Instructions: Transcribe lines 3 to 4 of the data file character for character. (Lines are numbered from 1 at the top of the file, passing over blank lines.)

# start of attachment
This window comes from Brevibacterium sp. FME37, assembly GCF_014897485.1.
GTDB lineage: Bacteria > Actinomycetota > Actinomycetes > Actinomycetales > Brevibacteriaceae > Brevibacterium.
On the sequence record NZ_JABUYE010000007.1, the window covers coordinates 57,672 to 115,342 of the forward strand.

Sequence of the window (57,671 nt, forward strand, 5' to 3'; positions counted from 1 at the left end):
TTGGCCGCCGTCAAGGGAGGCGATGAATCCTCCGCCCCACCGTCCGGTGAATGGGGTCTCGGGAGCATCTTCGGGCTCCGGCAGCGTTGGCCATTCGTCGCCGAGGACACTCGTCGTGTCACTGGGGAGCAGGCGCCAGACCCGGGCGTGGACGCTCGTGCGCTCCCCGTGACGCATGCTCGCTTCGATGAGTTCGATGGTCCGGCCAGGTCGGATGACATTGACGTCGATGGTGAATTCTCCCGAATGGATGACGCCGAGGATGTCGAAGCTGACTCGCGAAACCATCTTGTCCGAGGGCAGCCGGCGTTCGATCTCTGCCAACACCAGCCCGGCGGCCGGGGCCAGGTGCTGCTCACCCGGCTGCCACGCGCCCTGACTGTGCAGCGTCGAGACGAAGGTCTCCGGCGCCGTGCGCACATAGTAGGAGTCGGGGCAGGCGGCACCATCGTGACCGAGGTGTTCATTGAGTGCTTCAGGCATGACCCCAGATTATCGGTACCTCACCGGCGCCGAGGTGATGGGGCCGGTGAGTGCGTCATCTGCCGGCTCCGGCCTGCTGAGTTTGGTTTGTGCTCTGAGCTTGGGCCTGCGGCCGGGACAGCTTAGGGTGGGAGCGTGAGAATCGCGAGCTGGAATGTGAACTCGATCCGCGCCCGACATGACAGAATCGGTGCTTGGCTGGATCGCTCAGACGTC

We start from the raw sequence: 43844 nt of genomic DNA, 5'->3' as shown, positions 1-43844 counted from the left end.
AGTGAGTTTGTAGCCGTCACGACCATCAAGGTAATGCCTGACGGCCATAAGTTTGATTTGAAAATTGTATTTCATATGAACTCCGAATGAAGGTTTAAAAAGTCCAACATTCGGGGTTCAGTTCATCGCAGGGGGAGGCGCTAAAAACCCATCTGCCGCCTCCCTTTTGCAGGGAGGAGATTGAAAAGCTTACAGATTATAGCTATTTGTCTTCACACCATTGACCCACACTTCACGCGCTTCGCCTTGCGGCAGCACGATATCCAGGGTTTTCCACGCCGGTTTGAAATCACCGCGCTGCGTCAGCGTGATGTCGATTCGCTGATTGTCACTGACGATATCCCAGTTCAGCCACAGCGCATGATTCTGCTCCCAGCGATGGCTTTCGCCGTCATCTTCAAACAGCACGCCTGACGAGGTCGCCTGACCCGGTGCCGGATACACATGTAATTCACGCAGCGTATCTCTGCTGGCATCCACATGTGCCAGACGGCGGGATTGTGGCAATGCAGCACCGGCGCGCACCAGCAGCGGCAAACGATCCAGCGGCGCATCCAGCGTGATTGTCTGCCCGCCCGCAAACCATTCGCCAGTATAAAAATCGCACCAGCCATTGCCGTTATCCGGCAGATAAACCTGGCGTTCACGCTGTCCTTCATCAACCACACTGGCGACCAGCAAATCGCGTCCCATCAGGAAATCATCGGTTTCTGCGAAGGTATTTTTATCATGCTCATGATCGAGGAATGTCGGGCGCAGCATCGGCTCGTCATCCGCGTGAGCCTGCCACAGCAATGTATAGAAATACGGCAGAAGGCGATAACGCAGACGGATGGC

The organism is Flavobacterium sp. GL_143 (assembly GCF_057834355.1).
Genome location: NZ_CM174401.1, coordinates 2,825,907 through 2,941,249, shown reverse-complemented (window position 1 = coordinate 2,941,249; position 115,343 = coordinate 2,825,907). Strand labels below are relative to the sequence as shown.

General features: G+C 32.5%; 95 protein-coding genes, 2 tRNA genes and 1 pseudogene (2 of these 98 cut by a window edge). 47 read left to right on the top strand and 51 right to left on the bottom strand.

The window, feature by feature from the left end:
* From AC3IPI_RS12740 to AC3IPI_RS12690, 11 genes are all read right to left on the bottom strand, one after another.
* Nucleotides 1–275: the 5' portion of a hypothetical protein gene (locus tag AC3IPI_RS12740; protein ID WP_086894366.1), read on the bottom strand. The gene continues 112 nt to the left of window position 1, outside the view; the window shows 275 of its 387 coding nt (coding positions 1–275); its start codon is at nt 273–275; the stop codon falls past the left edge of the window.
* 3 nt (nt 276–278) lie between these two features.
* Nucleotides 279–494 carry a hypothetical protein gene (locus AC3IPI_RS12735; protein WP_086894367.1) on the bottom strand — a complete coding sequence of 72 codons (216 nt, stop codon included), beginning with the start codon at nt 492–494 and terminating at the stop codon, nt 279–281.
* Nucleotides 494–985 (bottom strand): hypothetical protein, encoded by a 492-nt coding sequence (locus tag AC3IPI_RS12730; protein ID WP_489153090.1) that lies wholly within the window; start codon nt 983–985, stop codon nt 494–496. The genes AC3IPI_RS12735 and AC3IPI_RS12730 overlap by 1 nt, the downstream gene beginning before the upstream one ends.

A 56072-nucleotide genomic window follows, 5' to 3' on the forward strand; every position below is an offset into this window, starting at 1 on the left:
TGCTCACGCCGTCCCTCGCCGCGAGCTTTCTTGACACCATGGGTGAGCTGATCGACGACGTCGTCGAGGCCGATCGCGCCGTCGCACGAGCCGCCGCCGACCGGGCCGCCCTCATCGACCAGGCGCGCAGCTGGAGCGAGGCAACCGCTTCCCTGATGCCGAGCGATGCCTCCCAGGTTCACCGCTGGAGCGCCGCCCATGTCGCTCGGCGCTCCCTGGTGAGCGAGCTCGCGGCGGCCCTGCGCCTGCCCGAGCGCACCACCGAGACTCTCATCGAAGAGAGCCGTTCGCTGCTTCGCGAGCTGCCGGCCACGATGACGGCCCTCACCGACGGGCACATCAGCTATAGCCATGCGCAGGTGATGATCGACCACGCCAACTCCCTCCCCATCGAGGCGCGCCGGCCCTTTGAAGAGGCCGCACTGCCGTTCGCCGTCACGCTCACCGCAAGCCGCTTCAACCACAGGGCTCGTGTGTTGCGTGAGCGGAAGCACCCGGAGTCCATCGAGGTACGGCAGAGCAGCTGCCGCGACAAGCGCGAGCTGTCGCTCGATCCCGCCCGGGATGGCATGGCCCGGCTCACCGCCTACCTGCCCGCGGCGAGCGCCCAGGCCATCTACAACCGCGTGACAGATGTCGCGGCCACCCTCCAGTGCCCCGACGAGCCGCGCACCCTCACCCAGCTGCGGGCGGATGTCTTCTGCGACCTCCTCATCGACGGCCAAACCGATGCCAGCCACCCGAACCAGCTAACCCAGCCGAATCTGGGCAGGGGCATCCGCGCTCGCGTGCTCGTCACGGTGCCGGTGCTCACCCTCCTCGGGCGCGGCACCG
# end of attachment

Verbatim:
On the sequence record NZ_JABUYE010000007.1, the window covers coordinates 57,672 to 115,342 of the forward strand.

Sequence of the window (57,671 nt, forward strand, 5' to 3'; positions counted from 1 at the left end):